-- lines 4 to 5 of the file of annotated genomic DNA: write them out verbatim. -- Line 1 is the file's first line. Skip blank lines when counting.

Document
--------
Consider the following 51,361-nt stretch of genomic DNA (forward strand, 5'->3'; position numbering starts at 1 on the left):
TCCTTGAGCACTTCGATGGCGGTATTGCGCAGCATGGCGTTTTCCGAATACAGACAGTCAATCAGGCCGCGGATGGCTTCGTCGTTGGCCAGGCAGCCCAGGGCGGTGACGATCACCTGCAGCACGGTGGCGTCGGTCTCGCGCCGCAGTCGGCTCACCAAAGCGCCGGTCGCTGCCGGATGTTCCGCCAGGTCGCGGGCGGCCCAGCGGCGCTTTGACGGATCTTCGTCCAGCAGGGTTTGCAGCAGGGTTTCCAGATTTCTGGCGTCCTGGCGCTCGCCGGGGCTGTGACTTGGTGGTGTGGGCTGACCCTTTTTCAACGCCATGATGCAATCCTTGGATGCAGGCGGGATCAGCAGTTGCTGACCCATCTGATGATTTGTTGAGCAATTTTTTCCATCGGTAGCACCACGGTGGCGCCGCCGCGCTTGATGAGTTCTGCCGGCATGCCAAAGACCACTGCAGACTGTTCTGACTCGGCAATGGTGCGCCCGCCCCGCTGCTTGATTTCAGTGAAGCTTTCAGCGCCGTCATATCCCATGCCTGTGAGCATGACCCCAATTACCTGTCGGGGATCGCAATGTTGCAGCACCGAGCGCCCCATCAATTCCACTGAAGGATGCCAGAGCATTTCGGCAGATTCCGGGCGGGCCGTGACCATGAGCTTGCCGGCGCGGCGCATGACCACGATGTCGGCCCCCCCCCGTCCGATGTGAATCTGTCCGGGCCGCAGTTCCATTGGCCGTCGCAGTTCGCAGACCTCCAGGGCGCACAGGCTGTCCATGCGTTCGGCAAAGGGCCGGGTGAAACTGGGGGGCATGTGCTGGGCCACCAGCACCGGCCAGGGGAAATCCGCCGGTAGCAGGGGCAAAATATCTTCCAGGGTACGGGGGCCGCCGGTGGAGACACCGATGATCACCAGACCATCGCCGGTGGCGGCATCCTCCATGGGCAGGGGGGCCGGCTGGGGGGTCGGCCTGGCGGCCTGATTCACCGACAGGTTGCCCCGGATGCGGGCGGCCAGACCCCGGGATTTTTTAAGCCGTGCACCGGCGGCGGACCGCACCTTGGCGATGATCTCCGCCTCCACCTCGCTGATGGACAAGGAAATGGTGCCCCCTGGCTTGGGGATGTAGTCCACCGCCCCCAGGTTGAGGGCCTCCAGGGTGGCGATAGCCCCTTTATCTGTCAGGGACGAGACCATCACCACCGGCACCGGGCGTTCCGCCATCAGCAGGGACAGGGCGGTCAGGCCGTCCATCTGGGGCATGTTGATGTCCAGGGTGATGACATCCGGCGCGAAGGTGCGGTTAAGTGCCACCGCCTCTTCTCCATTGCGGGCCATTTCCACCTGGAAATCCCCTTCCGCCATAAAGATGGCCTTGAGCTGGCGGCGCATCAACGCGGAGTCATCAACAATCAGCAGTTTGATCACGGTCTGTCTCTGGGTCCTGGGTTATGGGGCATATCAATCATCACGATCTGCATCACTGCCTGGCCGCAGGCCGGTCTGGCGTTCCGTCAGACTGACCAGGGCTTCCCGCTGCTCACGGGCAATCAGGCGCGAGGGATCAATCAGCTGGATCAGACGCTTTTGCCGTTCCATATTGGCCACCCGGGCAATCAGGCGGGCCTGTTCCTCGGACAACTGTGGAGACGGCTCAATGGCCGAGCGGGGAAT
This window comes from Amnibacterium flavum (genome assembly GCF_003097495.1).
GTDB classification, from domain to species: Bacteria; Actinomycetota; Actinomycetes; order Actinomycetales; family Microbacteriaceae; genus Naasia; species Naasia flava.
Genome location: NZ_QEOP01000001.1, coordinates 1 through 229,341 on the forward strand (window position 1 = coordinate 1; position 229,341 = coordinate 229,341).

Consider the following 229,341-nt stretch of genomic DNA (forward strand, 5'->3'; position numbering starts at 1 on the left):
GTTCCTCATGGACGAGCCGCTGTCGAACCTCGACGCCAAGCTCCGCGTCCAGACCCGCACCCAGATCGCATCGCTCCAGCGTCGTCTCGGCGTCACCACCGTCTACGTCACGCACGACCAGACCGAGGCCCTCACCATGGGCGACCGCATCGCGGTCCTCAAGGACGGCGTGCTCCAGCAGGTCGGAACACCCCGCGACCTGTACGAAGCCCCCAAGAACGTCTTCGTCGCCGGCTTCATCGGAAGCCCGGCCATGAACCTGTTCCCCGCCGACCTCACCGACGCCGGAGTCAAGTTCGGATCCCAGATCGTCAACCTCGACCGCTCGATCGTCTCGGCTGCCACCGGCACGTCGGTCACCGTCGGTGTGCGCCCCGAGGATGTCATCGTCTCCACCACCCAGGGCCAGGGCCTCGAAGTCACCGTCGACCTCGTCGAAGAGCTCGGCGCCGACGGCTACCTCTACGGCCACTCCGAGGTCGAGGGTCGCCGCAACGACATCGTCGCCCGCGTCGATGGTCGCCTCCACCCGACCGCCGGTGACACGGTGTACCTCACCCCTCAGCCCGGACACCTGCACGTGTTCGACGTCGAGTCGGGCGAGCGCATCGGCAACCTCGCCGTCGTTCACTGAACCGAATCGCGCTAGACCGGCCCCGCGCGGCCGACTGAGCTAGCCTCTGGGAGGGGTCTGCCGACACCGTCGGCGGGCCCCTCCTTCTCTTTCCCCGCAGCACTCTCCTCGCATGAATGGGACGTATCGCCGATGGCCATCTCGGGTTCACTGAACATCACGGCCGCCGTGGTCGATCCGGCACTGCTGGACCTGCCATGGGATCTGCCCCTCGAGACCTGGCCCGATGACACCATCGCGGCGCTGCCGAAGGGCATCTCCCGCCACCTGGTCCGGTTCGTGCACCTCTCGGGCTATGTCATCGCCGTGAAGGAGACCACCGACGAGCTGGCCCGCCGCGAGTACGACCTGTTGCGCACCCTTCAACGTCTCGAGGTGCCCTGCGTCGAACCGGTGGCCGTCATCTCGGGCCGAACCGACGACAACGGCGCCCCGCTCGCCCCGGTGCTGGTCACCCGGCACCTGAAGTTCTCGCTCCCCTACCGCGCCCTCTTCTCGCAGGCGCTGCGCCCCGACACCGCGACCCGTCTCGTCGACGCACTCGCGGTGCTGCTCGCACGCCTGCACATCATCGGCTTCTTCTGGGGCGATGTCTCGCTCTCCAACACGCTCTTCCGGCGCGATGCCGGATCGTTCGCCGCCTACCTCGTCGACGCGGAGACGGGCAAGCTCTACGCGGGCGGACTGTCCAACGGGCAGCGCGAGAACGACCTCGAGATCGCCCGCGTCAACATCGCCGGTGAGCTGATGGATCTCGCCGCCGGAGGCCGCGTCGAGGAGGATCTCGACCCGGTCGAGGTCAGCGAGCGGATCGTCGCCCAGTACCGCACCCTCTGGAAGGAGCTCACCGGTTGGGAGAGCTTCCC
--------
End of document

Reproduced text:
GTDB classification, from domain to species: Bacteria; Actinomycetota; Actinomycetes; order Actinomycetales; family Microbacteriaceae; genus Naasia; species Naasia flava.
Genome location: NZ_QEOP01000001.1, coordinates 1 through 229,341 on the forward strand (window position 1 = coordinate 1; position 229,341 = coordinate 229,341).